On October 14-16, 2013, two Sanford-Burnham researchers participated in the world-renowned “Stem Cell Meeting on the Mesa” held each year in La Jolla, Calif. The two scientists are presenting Sanford-Burnham’s unique capability of combining induced pluripotent stem cells (iPSCs) with ultra-high-throughput screening capabilities at the Institute’s Conrad Prebys Center for Chemical Genomics to discover molecules that effect cell differentiation and function. The molecules discovered, combined with iPSC technology, represent a promising approach to restoring, repairing, and regenerating damaged tissue in the human body.
In a partnership forum session titled “Cell and Tissue Models in Drug Discovery and Development,” Anne Bang, Ph.D., director of Cell-Based Disease Modeling and Screening in the Prebys Center, presented a case study based on work performed in collaboration with Cellular Dynamics International.
The presentation illustrated how neurons generated from human induced pluripotent stem cells (hiPSCs) were used to screen over 5,000 bioactive compounds to identify molecules that influence neurite formation. Neurites are the projections from neurons that serve to wire up the nervous system.
“The technology presented in this case study has the potential to identify new molecules that affect neurite differentiation. However, the major goal of the project, in support of the Prebys Center’s drug discovery mission, was to develop a technology platform that can be used to perform drug screens on hiPSC-derived neurons from patients with neurological disorders such as Alzheimer’s and Parkinson’s disease,” said Bang.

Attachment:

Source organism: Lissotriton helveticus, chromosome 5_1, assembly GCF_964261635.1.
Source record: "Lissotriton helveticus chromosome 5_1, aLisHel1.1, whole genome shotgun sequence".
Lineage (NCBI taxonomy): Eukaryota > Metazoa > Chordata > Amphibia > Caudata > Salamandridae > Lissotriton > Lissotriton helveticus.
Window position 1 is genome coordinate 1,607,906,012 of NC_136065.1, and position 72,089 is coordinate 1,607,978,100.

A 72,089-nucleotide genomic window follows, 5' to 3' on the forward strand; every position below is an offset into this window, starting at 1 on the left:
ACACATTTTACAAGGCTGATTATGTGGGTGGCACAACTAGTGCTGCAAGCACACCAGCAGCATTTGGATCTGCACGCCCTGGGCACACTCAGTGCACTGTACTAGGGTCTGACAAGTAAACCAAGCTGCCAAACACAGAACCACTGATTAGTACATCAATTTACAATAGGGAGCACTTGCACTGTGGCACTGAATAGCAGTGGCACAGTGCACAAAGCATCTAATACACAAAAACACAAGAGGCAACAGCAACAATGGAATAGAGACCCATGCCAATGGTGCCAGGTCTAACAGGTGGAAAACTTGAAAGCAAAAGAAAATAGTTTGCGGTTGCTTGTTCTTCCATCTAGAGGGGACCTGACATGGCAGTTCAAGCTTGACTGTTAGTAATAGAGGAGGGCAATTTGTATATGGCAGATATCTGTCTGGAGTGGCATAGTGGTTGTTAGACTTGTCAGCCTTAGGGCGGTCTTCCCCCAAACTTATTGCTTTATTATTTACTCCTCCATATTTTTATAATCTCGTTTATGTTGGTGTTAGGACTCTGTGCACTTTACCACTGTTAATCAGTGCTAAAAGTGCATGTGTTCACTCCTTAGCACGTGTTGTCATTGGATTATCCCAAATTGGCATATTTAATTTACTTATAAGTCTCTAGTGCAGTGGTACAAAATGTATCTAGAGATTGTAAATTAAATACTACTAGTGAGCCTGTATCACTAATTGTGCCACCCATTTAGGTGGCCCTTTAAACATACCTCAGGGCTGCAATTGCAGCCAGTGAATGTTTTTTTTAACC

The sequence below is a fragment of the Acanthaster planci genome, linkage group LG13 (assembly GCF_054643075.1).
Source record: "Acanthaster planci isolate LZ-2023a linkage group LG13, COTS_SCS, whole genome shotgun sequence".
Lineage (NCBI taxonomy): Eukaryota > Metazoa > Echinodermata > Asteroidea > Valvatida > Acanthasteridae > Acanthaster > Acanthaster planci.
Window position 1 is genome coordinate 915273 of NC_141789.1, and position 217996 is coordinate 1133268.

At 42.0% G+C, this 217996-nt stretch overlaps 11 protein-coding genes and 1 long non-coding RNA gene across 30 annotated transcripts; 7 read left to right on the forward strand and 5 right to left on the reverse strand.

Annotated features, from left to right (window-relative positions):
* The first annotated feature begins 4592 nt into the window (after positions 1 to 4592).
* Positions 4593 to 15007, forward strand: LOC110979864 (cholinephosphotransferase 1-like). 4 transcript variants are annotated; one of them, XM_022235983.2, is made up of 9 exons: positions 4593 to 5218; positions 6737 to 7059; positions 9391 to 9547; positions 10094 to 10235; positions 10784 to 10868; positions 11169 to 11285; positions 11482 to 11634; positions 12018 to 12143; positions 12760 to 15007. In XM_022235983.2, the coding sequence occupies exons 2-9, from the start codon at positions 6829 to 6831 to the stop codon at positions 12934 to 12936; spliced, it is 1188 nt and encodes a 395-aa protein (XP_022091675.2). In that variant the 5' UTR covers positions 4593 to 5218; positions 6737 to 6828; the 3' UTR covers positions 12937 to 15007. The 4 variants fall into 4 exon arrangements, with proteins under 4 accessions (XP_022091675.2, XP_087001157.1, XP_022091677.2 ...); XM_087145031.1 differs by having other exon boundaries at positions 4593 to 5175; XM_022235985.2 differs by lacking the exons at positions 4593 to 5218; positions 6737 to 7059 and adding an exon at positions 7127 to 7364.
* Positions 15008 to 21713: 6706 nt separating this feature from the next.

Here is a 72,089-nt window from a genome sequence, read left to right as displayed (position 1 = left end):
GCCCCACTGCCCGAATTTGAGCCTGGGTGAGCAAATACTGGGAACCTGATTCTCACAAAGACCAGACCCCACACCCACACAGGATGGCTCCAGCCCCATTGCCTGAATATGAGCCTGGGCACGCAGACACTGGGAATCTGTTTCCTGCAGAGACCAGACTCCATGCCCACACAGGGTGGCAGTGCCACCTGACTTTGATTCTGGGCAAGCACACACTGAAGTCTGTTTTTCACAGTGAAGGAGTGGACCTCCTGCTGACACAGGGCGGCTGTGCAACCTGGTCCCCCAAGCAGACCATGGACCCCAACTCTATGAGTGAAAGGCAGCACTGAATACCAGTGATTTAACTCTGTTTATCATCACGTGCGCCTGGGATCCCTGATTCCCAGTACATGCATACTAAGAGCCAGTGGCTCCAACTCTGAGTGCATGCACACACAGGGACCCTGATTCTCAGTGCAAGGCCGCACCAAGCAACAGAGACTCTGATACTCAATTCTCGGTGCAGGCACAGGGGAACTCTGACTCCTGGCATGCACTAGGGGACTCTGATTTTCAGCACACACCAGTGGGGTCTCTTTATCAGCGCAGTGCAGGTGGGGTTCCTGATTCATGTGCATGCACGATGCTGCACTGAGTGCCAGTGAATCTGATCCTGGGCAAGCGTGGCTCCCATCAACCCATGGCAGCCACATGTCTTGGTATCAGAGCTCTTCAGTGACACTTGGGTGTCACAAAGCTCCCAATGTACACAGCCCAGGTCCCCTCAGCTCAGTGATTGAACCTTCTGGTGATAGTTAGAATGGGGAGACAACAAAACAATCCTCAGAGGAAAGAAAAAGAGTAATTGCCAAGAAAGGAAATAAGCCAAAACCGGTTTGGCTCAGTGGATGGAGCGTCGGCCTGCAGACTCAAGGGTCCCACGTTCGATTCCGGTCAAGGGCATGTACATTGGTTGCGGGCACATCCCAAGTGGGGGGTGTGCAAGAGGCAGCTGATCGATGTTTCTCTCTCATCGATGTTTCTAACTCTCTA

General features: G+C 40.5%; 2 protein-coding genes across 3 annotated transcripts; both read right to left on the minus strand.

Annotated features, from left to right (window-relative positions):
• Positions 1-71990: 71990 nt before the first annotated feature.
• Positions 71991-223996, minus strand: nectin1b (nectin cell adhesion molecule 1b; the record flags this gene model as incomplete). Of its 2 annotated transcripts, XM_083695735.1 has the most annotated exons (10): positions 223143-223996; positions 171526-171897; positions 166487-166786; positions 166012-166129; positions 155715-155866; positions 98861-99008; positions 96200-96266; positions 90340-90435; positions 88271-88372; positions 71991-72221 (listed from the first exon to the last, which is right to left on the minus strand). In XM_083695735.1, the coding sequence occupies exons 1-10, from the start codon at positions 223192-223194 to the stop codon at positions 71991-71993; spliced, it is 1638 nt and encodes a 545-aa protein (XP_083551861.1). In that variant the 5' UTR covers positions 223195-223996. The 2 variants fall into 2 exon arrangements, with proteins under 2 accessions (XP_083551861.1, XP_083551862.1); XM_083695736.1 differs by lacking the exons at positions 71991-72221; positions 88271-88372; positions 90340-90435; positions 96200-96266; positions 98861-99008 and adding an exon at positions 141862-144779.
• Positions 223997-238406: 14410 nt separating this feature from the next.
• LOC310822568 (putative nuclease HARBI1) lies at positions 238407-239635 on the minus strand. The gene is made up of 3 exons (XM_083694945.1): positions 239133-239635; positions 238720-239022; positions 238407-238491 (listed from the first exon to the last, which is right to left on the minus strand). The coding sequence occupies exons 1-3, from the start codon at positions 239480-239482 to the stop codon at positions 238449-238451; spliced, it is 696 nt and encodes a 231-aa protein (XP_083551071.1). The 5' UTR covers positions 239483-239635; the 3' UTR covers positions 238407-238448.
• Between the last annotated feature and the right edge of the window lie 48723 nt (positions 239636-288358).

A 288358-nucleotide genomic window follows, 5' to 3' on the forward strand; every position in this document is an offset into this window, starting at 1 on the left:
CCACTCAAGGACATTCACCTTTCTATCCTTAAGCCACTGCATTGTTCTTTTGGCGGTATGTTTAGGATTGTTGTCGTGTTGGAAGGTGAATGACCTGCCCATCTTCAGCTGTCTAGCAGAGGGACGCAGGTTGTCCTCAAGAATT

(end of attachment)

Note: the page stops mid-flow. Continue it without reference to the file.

In the scientific symposium session titled “A Chemical Approach to Regenerative Medicine,” Mark Mercola, Ph.D., professor and director of the Muscle Development and Regeneration Program at Sanford-Burnham, will present the results of a study performed to discover drug targets and RNA therapeutics for heart failure.
The study shows how a high-throughput chemical and functional-genomics screening strategy using iPSC-derived cardiac myocytes—heart muscle cells—identified a number of molecules that modulate cell differentiation and contractility. By inhibiting one of these molecules with antisense RNA, the scientists were able to halt the progression of heart failure and restore cardiac functions in mouse models of heart failure.
“There is an urgent need for therapies that reverse the course of ventricular dysfunction in heart failure, the leading cause of morbidity and mortality in the United States. Using the Prebys Center’s ultra-high-throughput screening technology, our efforts to discover a drug that rescues heart-muscle activity have been productive,” said Mercola.
The Stem Cell Meeting on the Mesa is a world-renowned event examining the scientific, ethical, and translational challenges facing stem-cell research today. The meeting brings companies, investors, research institutes, government agencies, and medical philanthropies together to share knowledge, establish relationships, and form partnerships.